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Before I go Googling willy-nilly, I'd appreciate some feedback about how frequently it happens that a font from one source is named the same as a font from another.
I'll explain why I'm asking in a moment.
First, there's this, from James Felici's The Complete Manual of Typography:
"Certain typeface names have been copyrighted, but many are in the common domain. This can create enormous confusion when specifying a particular type-face for a job. Take Bodoni, for example. Nearly every large type foundry has a typeface modeled on the ones made popular by their namesake. The same is true for typefaces based on the designs of Baskerville, Caslon, and Garamond and those based on stylistic characteristics, such as Clarendon, Egyptian, or Gothic. Some popular typefaces are produced by many vendors, but they are not necessarily the vendors (such as M. Olive and Fundicion Tipografica Neufville) who hold the copyright on a typeface's name and design (Antique Olive and Futura, respectively).
The upshot is that it's important to be precise about not only the names of the typefaces you use but also which vendors their fonts come from."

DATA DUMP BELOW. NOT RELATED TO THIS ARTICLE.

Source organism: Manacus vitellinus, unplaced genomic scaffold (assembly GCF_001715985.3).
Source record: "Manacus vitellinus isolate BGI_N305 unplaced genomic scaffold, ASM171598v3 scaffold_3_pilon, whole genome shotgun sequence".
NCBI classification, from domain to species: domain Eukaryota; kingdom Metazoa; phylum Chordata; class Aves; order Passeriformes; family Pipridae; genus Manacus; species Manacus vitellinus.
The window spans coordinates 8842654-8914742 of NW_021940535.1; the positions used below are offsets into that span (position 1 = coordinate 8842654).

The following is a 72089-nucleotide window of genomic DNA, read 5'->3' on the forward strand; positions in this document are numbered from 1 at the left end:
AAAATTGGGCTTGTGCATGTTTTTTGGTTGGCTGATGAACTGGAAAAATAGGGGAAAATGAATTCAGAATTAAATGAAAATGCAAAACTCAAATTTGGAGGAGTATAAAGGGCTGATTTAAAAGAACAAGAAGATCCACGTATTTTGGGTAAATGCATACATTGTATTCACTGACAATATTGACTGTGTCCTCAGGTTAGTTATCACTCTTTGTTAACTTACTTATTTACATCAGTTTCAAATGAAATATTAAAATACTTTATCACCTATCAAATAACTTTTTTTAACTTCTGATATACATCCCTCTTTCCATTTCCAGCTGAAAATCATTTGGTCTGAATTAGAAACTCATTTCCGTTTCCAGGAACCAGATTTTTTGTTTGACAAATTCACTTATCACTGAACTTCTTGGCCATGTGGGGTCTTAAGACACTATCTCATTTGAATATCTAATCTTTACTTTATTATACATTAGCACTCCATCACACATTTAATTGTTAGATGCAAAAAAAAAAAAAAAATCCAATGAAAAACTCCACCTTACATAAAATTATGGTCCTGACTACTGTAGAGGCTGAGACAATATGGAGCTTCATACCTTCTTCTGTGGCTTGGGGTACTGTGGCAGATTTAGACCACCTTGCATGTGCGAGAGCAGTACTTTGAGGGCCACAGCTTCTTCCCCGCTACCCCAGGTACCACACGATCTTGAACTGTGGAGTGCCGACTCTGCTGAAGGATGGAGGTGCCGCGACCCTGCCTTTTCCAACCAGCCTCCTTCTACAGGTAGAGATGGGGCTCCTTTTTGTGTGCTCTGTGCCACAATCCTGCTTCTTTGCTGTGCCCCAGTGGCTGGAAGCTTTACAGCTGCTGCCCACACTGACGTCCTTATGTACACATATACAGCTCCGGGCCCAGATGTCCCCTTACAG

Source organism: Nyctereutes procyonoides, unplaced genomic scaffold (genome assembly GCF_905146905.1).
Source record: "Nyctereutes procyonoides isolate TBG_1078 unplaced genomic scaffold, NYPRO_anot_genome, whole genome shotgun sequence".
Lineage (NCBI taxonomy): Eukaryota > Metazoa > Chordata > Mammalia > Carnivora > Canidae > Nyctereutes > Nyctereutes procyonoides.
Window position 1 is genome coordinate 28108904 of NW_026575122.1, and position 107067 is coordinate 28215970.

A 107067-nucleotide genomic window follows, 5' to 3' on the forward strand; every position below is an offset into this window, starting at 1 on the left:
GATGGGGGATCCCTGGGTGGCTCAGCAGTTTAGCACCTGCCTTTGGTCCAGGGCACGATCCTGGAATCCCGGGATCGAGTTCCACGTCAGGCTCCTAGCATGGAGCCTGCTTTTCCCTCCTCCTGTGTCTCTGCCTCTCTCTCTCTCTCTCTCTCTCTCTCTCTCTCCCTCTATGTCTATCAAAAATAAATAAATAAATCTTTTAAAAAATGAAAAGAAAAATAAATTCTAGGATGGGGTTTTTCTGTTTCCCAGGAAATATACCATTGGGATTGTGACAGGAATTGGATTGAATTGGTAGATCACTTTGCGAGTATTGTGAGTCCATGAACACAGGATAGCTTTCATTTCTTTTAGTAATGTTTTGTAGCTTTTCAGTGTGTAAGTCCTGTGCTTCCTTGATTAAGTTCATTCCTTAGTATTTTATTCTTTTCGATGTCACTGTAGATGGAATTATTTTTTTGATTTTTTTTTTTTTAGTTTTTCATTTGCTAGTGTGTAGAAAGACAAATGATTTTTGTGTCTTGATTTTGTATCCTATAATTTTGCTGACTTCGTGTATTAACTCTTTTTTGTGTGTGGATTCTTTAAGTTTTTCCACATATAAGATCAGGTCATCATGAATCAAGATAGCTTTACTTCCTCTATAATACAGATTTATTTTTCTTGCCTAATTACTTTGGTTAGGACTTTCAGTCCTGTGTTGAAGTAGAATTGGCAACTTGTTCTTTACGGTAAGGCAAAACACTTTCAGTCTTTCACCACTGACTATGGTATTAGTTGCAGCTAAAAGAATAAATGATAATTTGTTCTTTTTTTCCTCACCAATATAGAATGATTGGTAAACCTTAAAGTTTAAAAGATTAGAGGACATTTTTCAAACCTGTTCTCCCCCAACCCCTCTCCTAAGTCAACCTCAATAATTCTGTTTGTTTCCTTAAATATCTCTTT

The reason I'm asking has to do with using fonts in web pages.
When using @font-face in Firefox, Opera, Safari, and Chrome, there is the option of asking the browser to look first in the operating system to see if there is a font of a particular name and, if it finds one, using that one instead of going to the trouble of downloading the font file.
It's called the local descriptor.
In context, when used in a style sheet, it looks like this:
Two potential problems I'm trying to scope out:
1) As Felici suggests, there can many different Bembos. What's the probability of confusion here?
2) There is no provision for detecting the font version. Fonts aren't static things, there are revisions and additions. Specifying a font by name only is inadequate for this.
So, how prevalent are different fonts named the same?
(Thanks, in advance, for any feedback. Specific examples extremely welcome.)